draws on decades of field work in the Pacific islands and other world regions to illuminate the degree to which modern society reflects traditional cultures from earlier and ancient time periods, offering insight into how historical approaches to universal problems can inform today's people.
Most of us take for granted the features of our modern society, from air travel and telecommunications to literacy and obesity. Yet for nearly all of its six million years of existence, human society had none of these things. While the gulf that divides us from our primitive ancestors may seem unbridgeably wide, we can glimpse much of our former lifestyle in those largely traditional societies still or recently in existence. Societies like those of the New Guinea Highlanders remind us that it was only yesterdayin evolutionary timewhen everything changed and that we moderns still possess bodies and social practices often better adapted to traditional than to modern conditions.
The World Until Yesterday provides a mesmerizing firsthand picture of the human past as it had been for millions of yearsa past that has mostly vanishedand considers what the differences between that past and our present mean for our lives today.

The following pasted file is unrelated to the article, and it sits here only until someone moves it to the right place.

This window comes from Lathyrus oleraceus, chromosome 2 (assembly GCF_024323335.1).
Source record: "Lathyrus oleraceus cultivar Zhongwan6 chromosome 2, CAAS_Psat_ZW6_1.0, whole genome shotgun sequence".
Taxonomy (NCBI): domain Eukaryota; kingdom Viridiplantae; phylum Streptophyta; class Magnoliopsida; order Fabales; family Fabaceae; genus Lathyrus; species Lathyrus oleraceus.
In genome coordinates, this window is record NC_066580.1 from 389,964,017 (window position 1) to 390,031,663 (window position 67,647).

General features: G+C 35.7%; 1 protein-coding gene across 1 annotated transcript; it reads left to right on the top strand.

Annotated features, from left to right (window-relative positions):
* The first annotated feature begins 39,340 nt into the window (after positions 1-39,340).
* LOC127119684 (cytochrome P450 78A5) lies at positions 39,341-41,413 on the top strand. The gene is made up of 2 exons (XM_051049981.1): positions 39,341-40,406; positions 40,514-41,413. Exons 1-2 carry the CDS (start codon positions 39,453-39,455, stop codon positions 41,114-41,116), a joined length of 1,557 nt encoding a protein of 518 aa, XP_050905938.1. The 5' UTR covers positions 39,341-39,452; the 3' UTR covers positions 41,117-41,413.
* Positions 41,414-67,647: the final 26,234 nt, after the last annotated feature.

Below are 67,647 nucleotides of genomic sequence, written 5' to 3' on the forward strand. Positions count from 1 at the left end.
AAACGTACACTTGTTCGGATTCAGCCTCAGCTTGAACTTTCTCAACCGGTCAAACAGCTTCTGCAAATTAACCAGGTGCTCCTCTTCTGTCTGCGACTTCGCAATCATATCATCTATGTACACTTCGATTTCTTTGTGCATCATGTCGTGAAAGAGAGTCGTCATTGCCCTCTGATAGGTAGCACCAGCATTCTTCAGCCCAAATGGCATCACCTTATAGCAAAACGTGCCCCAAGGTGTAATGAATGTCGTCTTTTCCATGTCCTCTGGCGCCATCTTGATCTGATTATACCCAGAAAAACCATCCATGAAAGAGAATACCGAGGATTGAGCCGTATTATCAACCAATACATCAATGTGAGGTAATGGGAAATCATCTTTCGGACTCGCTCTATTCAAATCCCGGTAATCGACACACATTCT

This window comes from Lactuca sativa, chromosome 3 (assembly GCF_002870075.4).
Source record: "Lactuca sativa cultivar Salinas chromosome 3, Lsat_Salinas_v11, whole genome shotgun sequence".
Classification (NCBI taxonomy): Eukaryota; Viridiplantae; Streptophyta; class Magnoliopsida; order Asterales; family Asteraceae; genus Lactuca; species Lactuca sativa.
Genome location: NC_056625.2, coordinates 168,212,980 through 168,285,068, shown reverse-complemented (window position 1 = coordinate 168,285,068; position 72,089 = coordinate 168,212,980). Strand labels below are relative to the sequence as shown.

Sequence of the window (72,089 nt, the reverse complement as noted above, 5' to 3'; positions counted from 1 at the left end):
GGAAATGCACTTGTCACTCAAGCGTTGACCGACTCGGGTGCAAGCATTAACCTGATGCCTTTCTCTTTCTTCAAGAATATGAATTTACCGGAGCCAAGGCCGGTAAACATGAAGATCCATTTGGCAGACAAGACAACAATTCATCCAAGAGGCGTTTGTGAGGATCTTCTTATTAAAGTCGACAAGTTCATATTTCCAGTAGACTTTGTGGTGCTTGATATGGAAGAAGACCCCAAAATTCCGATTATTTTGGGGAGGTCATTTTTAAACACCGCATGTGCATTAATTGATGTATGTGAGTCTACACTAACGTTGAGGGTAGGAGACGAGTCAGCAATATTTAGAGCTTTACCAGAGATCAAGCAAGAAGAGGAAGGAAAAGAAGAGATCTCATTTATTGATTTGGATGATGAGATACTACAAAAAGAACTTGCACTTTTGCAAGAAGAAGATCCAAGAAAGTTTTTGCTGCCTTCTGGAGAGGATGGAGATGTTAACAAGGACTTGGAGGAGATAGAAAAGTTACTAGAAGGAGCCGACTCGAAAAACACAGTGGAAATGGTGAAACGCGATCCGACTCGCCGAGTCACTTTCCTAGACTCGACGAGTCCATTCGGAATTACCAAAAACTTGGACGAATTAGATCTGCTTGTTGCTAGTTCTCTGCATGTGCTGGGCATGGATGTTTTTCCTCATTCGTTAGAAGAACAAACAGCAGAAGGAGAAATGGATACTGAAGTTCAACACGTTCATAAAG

This is Jared Diamond's most personal book to date, as he draws extensively from his decades of field work in the Pacific islands, as well as evidence from Inuit, Amazonian Indians, Kalahari San people, and others. Diamond doesn't romanticize traditional societiesafter all, we are shocked by some of their practicesbut he finds that their solutions to universal human problems such as child rearing, elder care, dispute resolution, risk, and physical fitness have much to teach us. A characteristically provocative, enlightening, and entertaining book, The World Until Yesterday will be essential and delightful reading.